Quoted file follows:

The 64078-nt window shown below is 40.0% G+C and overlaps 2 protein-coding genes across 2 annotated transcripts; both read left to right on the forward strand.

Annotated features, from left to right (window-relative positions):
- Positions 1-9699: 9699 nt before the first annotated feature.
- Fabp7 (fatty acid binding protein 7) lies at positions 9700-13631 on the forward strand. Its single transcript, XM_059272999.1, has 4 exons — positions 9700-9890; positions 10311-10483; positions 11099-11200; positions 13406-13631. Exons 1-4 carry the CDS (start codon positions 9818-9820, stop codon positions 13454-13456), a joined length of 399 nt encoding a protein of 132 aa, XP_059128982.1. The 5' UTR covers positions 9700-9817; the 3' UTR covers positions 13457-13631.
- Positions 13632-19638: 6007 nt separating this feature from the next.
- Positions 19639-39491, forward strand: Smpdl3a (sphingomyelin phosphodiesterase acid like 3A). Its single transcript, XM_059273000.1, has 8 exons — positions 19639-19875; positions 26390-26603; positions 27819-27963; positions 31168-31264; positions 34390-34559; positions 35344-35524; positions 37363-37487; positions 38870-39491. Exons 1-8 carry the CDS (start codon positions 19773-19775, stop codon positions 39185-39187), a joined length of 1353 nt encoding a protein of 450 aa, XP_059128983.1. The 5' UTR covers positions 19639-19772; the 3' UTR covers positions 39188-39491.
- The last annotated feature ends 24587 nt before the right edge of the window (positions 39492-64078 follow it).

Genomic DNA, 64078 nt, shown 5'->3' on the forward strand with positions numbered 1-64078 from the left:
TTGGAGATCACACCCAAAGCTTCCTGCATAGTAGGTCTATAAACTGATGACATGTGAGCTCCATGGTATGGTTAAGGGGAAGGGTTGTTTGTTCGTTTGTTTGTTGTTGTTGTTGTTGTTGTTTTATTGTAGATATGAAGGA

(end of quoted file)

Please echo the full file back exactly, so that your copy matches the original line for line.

The 64078-nt window shown below is 40.0% G+C and overlaps 2 protein-coding genes across 2 annotated transcripts; both read left to right on the forward strand.

Annotated features, from left to right (window-relative positions):
- Positions 1-9699: 9699 nt before the first annotated feature.
- Fabp7 (fatty acid binding protein 7) lies at positions 9700-13631 on the forward strand. Its single transcript, XM_059272999.1, has 4 exons — positions 9700-9890; positions 10311-10483; positions 11099-11200; positions 13406-13631. Exons 1-4 carry the CDS (start codon positions 9818-9820, stop codon positions 13454-13456), a joined length of 399 nt encoding a protein of 132 aa, XP_059128982.1. The 5' UTR covers positions 9700-9817; the 3' UTR covers positions 13457-13631.
- Positions 13632-19638: 6007 nt separating this feature from the next.
- Positions 19639-39491, forward strand: Smpdl3a (sphingomyelin phosphodiesterase acid like 3A). Its single transcript, XM_059273000.1, has 8 exons — positions 19639-19875; positions 26390-26603; positions 27819-27963; positions 31168-31264; positions 34390-34559; positions 35344-35524; positions 37363-37487; positions 38870-39491. Exons 1-8 carry the CDS (start codon positions 19773-19775, stop codon positions 39185-39187), a joined length of 1353 nt encoding a protein of 450 aa, XP_059128983.1. The 5' UTR covers positions 19639-19772; the 3' UTR covers positions 39188-39491.
- The last annotated feature ends 24587 nt before the right edge of the window (positions 39492-64078 follow it).

Genomic DNA, 64078 nt, shown 5'->3' on the forward strand with positions numbered 1-64078 from the left:
TTGGAGATCACACCCAAAGCTTCCTGCATAGTAGGTCTATAAACTGATGACATGTGAGCTCCATGGTATGGTTAAGGGGAAGGGTTGTTTGTTCGTTTGTTTGTTGTTGTTGTTGTTGTTGTTTTATTGTAGATATGAAGGA